Colin Kaepernick’s name was scrubbed from ‘Madden 18’ song as well, report says

EA Sports came under fire Thursday for scrubbing embattled former San Francisco 49ers quarterback Colin Kaepernick’s name from one song on its “Madden 19” soundtrack, but it may not be the only time the video-game company is guilty of scrubbing his name from a lyric.

It appears Kaepernick’s name was also scrubbed from a song lyric in the “Madden 18” version of the game as well, according toPro Football Talk.

Mike WiLL Made-It’s song “Bars of Soap” was featured in that instance of the game. One lyric says, “She be hopin’ that I take a knee like Kaepernick, yes.” EA Sports appeared to omit the quarterback’s name from the song, the football website reported.

Nessa Diab, a radio personality and Kaepernick’s girlfriend, blasted EA Sports onTwitterand asked whether the NFL told the company to remove his name.

“‘Madden 19’ scrubbed Kaepernick’s name from YG’s song ‘Big Bank’,” according to Pro Football Talk. Kaepernick’s name was reportedly among other words, such as curses and sexual references, removed from the audio played in the game.

Rapper Big Sean, who’s featured on “Big Bank,”tweetedabout the matter on Thursday, calling it “disappointing and appalling.”

Kaepernickretweetedthe comment, adding: “Much love brother! Thank you for having my back!”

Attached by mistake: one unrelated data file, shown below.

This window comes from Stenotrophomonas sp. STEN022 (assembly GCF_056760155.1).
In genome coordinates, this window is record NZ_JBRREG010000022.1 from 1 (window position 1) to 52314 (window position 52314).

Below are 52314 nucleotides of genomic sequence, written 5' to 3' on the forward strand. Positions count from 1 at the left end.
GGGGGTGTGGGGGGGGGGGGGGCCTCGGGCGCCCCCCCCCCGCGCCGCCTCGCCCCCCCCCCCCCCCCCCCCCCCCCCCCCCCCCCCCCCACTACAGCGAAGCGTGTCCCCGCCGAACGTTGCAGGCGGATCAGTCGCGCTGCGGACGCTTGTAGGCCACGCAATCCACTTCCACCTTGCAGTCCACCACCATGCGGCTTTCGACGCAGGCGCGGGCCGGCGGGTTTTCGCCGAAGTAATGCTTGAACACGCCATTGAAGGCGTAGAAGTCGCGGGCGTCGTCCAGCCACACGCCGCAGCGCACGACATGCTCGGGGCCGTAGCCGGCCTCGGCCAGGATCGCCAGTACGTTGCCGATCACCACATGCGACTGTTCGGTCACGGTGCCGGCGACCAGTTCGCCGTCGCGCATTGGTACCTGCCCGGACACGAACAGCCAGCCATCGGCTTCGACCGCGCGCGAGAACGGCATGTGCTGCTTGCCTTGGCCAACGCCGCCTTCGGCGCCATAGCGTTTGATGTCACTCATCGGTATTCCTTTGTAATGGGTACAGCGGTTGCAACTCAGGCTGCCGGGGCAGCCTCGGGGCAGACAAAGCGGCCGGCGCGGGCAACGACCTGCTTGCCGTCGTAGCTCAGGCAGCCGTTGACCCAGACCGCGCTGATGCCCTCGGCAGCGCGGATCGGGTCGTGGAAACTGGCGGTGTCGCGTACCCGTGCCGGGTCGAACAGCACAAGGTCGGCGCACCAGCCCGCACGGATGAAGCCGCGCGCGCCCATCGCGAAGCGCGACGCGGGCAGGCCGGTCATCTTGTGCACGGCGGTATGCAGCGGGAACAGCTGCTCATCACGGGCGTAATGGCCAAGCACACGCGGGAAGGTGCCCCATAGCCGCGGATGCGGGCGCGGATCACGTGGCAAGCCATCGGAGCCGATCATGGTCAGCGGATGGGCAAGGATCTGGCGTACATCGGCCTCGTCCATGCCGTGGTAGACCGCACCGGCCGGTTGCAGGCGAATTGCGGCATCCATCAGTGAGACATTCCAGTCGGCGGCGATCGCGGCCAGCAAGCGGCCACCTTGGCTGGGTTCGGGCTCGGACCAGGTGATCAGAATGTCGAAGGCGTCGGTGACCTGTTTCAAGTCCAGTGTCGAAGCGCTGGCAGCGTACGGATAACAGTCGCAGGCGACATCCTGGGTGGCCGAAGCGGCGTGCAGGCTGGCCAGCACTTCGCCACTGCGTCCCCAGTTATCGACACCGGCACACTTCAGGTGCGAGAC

In response to the reports, EA Sports Madden NFLtweetedthat the edit was “an unfortunate mistake” that "should never have happened.”

“We made an unfortunate mistake with our Madden NFL soundtrack. Members of our team misunderstood the fact that while we don’t have rights to include Colin Kaepernick in the game, this doesn’t affect soundtracks,” the statement said. “We messed up, and the edit should never have happened. We will make it right, with an update to Madden NFL 19 on August 6 that will include the reference again.

“We meant no disrespect, and we apologize to Colin, to YG and Big Sean, to the NFL, to all of their fans and our players for this mistake,” the statement continued.

Fox News’ request for comment from the NFL and EA Sports was not immediately returned.

Kaepernick has been under the spotlight ever since taking a knee during the national anthem before a preseason game in 2016. Since then, protests against social injustices during the national anthem has been a hotly contested debate reaching the upper echelon of the White House.

Colin Kaepernick reference in song removed from Madden 19

A song featured in an NFL-based video game was reportedly edited to ditch a reference to former NFL quarterback Colin Kaepernick, who spearheaded the controversial national anthem protests.

The latest Madden video game features a track from rapper, YG, called “Big Bank,” according to a Thursday report from NBC Sports’ ProFootballTalk. Kaepernick’s name was reportedly among other words, such as curses and sexual references, removed from the audio played in the game.

The outlet obtained an early copy of the video game and verified what had been taken out of the track.

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Artist Big Sean, who’s featured on “Big Bank,” tweeted about the matter on Thursday, calling it “disappointing and appalling.”